In Atlee v. Packet Co., 21 Wall. 389, 395, 396, the court, by Mr. Justice Miller, said: “The plaintiff has elected to bring his suit in an admiralty court, which has jurisdiction of the case, notwithstanding the concurrent right to sue at law. In this court the course of proceeding is in many respects different and the rules of decision are different.

An important difference as regards this case is the rule for estimating the damages. In the common-law court the defendant must pay all the damages or none. If there has been on the part of plaintiffs such carelessness or want of skill as the common law would esteem to be contributory negligence, they can recover nothing. By the rule of the admiralty court, where there has been such contributory negligence, or in other words, when both have been in fault, the entire damages resulting from the collision must be equally divided between the parties.

Each court has its own set of rules for determining these questions, which may be in some respects the same, but in others vary materially.” And see The Max Morris, 137 U. S. 1, 10; Belden v. Chase, 150 U. S. 674, 691; Benedict Adm., $ 201.

In the prevailing opinion, great stress is laid upon certain expressions quoted from The Lottawanna, 21 Wall. 558, 574, but it seems to me they have been misunderstood, because read without regard to context and subject matter. That was an admiralty appeal, and involved the question whether by the general maritime law, as accepted in the United States, there was an implied lien for necessaries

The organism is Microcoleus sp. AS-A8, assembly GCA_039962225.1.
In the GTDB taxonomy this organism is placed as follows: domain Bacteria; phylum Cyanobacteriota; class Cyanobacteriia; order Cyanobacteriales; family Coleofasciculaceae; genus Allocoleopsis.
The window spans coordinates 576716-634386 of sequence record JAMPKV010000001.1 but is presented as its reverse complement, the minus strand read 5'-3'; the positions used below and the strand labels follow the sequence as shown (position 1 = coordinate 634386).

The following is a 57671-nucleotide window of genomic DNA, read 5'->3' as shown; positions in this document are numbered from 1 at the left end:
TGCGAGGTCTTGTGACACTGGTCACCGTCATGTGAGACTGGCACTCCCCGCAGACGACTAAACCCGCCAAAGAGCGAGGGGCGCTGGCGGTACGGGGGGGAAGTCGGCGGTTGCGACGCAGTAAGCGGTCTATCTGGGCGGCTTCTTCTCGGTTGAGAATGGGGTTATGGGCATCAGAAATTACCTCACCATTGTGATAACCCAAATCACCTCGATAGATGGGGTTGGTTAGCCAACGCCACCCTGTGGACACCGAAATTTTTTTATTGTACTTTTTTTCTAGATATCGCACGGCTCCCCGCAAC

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furnished to a vessel in her home port, where no such lien was recognized by the municipal law of the State. In the course of the discussion, the court, by Mr. Justice Bradley, said: “That we have a maritime law of our own, operative throughout the United States, cannot be doubted. The general system of maritime law which was familiar to the lawyers and statesmen of the country when the Constitution was adopted, was most certainly intended and referred to when it was declared in that instrument that the judicial power of the United States shall extend 'to all cases of admiralty and maritime jurisdiction. But by what criterion are we to ascertain the precise limits of the law thus adopted? The Constitution does not define it. It does not declare whether it was intended to embrace the entire maritime law as expounded in the treatises, or only the limited and restricted system which was received in England, or lastly, such modification of both of these as was accepted and recognized as law in this country. Nor does the Constitution attempt to draw the boundary line between maritime law and local law; nor does it lay down any criterion for ascertaining that boundary. It assumes that the meaning of the phrase 'admiralty and maritime jurisdiction' is well understood. It treats this matter as it does the cognate ones of common law and equity, when it speaks of 'cases in law and equity,' or of 'suits at common law,' without defining those terms, assuming them to be known and understood."

In this language there is the clearest recognition that the Constitution, in establishing and distributing the judicial power, did not intend to define substantive law, or to make the rules of decision in one jurisdiction binding proprio vigore in tribunals exercising another jurisdiction. The courts of common law were to administer justice according to the common law, the courts of equity according to the principles of equity, and the courts of admiralty and maritime jurisdiction according to the maritime law.